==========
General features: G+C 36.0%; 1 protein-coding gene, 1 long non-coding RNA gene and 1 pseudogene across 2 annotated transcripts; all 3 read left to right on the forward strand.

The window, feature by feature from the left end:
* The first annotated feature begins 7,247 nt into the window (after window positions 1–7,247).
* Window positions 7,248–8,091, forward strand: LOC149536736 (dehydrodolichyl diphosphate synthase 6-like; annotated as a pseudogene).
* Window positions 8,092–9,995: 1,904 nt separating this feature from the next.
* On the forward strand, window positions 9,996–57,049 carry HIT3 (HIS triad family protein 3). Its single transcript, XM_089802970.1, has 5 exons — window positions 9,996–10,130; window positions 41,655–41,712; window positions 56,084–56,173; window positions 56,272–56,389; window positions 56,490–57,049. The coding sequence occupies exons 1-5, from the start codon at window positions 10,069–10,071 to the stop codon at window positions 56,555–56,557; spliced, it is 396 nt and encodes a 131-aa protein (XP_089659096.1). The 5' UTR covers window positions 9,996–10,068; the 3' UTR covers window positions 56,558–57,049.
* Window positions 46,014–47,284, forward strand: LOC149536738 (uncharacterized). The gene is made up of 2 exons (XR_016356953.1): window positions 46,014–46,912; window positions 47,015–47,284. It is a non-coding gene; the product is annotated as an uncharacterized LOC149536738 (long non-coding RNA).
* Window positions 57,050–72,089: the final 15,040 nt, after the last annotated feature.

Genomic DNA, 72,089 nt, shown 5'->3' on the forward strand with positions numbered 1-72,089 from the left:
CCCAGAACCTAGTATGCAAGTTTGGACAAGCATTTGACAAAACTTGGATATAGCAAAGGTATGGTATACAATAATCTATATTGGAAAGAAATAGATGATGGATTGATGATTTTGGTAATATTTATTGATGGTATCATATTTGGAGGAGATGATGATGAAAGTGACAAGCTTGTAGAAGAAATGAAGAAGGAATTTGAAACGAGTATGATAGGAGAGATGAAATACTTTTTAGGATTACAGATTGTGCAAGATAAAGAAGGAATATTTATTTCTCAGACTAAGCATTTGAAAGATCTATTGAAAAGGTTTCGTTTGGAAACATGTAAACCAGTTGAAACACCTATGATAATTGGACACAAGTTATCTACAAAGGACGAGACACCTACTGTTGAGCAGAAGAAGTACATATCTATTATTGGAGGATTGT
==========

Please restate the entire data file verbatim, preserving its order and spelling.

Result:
General features: G+C 36.0%; 1 protein-coding gene, 1 long non-coding RNA gene and 1 pseudogene across 2 annotated transcripts; all 3 read left to right on the forward strand.

The window, feature by feature from the left end:
* The first annotated feature begins 7,247 nt into the window (after window positions 1–7,247).
* Window positions 7,248–8,091, forward strand: LOC149536736 (dehydrodolichyl diphosphate synthase 6-like; annotated as a pseudogene).
* Window positions 8,092–9,995: 1,904 nt separating this feature from the next.
* On the forward strand, window positions 9,996–57,049 carry HIT3 (HIS triad family protein 3). Its single transcript, XM_089802970.1, has 5 exons — window positions 9,996–10,130; window positions 41,655–41,712; window positions 56,084–56,173; window positions 56,272–56,389; window positions 56,490–57,049. The coding sequence occupies exons 1-5, from the start codon at window positions 10,069–10,071 to the stop codon at window positions 56,555–56,557; spliced, it is 396 nt and encodes a 131-aa protein (XP_089659096.1). The 5' UTR covers window positions 9,996–10,068; the 3' UTR covers window positions 56,558–57,049.
* Window positions 46,014–47,284, forward strand: LOC149536738 (uncharacterized). The gene is made up of 2 exons (XR_016356953.1): window positions 46,014–46,912; window positions 47,015–47,284. It is a non-coding gene; the product is annotated as an uncharacterized LOC149536738 (long non-coding RNA).
* Window positions 57,050–72,089: the final 15,040 nt, after the last annotated feature.

Genomic DNA, 72,089 nt, shown 5'->3' on the forward strand with positions numbered 1-72,089 from the left:
CCCAGAACCTAGTATGCAAGTTTGGACAAGCATTTGACAAAACTTGGATATAGCAAAGGTATGGTATACAATAATCTATATTGGAAAGAAATAGATGATGGATTGATGATTTTGGTAATATTTATTGATGGTATCATATTTGGAGGAGATGATGATGAAAGTGACAAGCTTGTAGAAGAAATGAAGAAGGAATTTGAAACGAGTATGATAGGAGAGATGAAATACTTTTTAGGATTACAGATTGTGCAAGATAAAGAAGGAATATTTATTTCTCAGACTAAGCATTTGAAAGATCTATTGAAAAGGTTTCGTTTGGAAACATGTAAACCAGTTGAAACACCTATGATAATTGGACACAAGTTATCTACAAAGGACGAGACACCTACTGTTGAGCAGAAGAAGTACATATCTATTATTGGAGGATTGT